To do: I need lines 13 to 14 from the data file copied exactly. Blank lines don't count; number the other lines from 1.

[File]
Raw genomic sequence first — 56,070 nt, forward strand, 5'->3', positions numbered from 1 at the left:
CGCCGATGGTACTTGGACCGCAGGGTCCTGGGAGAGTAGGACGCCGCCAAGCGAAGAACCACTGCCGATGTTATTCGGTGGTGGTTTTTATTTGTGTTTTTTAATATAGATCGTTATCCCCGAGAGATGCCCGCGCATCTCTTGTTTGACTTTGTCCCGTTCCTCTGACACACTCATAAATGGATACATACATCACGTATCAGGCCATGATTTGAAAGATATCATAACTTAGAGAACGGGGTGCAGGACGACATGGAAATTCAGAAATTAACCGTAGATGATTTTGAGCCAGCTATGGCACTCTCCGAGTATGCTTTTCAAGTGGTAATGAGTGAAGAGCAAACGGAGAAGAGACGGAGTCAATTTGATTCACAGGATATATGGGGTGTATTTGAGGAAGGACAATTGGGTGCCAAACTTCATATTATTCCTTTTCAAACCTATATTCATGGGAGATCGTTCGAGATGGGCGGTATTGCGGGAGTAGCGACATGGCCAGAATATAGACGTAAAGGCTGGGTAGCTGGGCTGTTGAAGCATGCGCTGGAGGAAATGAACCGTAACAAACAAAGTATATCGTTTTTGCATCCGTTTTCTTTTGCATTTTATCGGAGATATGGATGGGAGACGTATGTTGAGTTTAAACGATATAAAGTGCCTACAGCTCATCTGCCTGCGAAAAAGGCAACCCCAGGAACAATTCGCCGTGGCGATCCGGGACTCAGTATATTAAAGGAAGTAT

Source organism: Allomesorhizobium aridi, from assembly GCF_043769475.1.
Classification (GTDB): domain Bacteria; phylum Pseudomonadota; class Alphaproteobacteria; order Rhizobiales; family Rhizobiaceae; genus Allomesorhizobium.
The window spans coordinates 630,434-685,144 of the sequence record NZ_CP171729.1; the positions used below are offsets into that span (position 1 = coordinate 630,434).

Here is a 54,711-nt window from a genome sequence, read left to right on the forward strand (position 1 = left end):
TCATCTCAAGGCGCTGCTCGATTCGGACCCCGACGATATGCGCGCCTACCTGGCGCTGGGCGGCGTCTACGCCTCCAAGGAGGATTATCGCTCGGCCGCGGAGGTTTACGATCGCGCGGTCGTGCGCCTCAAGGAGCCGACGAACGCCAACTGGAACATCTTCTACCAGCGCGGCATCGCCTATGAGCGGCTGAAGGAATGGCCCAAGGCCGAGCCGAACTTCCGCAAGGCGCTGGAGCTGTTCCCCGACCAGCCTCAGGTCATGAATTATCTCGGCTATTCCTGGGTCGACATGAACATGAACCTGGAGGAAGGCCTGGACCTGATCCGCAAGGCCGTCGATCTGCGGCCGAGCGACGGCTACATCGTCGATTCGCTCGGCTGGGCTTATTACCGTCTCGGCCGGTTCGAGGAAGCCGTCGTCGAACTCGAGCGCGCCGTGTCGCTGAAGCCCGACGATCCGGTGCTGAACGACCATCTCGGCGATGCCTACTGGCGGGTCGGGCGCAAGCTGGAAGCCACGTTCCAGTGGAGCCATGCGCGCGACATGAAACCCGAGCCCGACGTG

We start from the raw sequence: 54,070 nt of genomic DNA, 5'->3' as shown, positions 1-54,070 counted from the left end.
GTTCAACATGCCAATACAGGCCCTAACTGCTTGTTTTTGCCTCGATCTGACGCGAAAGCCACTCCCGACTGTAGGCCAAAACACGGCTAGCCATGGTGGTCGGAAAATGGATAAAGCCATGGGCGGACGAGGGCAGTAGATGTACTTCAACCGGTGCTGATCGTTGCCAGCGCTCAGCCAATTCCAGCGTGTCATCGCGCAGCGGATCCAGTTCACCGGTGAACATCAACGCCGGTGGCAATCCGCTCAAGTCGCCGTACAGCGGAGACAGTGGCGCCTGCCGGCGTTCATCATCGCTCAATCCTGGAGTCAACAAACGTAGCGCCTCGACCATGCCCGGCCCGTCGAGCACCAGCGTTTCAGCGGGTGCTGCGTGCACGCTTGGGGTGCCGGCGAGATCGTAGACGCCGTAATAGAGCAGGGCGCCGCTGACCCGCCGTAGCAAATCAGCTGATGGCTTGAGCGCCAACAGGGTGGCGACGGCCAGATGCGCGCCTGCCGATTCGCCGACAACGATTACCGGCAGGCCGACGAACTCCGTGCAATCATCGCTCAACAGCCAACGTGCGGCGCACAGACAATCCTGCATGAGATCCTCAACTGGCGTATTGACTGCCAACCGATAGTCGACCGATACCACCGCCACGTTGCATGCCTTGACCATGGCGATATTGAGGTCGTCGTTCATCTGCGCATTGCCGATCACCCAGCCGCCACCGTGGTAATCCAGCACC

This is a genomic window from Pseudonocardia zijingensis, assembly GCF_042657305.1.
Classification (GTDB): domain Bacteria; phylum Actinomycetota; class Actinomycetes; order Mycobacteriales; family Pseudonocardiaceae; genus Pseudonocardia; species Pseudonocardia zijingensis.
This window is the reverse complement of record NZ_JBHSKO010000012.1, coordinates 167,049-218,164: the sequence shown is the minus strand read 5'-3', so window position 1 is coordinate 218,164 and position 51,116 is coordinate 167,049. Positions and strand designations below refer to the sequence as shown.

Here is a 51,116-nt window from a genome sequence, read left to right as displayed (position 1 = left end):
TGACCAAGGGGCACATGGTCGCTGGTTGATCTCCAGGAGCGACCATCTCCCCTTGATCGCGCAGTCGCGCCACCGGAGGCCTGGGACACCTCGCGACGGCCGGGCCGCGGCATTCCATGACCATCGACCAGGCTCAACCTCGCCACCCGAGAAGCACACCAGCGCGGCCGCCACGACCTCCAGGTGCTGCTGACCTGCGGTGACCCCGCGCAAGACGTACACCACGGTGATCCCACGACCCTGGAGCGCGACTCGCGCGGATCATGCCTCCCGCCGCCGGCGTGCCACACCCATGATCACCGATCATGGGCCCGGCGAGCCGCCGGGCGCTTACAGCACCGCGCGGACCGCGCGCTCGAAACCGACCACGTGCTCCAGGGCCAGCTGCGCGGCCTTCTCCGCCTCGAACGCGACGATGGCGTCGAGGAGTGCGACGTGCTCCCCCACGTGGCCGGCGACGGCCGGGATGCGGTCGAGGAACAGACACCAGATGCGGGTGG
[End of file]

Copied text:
Here is a 51,116-nt window from a genome sequence, read left to right as displayed (position 1 = left end):
TGACCAAGGGGCACATGGTCGCTGGTTGATCTCCAGGAGCGACCATCTCCCCTTGATCGCGCAGTCGCGCCACCGGAGGCCTGGGACACCTCGCGACGGCCGGGCCGCGGCATTCCATGACCATCGACCAGGCTCAACCTCGCCACCCGAGAAGCACACCAGCGCGGCCGCCACGACCTCCAGGTGCTGCTGACCTGCGGTGACCCCGCGCAAGACGTACACCACGGTGATCCCACGACCCTGGAGCGCGACTCGCGCGGATCATGCCTCCCGCCGCCGGCGTGCCACACCCATGATCACCGATCATGGGCCCGGCGAGCCGCCGGGCGCTTACAGCACCGCGCGGACCGCGCGCTCGAAACCGACCACGTGCTCCAGGGCCAGCTGCGCGGCCTTCTCCGCCTCGAACGCGACGATGGCGTCGAGGAGTGCGACGTGCTCCCCCACGTGGCCGGCGACGGCCGGGATGCGGTCGAGGAACAGACACCAGATGCGGGTGG